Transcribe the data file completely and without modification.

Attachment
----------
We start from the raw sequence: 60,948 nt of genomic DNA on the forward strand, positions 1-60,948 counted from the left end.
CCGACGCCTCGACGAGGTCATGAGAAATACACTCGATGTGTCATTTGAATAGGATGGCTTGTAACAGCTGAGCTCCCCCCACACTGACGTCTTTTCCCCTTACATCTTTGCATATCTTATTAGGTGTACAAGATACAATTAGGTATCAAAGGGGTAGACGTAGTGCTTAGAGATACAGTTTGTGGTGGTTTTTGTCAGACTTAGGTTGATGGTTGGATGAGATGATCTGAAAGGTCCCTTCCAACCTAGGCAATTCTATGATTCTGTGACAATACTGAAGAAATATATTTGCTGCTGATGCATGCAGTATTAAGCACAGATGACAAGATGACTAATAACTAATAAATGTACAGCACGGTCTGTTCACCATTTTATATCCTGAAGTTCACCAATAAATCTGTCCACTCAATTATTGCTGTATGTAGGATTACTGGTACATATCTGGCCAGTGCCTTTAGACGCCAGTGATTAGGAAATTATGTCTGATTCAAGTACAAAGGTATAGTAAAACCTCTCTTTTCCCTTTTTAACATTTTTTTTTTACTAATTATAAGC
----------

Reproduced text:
We start from the raw sequence: 60,948 nt of genomic DNA on the forward strand, positions 1-60,948 counted from the left end.
CCGACGCCTCGACGAGGTCATGAGAAATACACTCGATGTGTCATTTGAATAGGATGGCTTGTAACAGCTGAGCTCCCCCCACACTGACGTCTTTTCCCCTTACATCTTTGCATATCTTATTAGGTGTACAAGATACAATTAGGTATCAAAGGGGTAGACGTAGTGCTTAGAGATACAGTTTGTGGTGGTTTTTGTCAGACTTAGGTTGATGGTTGGATGAGATGATCTGAAAGGTCCCTTCCAACCTAGGCAATTCTATGATTCTGTGACAATACTGAAGAAATATATTTGCTGCTGATGCATGCAGTATTAAGCACAGATGACAAGATGACTAATAACTAATAAATGTACAGCACGGTCTGTTCACCATTTTATATCCTGAAGTTCACCAATAAATCTGTCCACTCAATTATTGCTGTATGTAGGATTACTGGTACATATCTGGCCAGTGCCTTTAGACGCCAGTGATTAGGAAATTATGTCTGATTCAAGTACAAAGGTATAGTAAAACCTCTCTTTTCCCTTTTTAACATTTTTTTTTTACTAATTATAAGC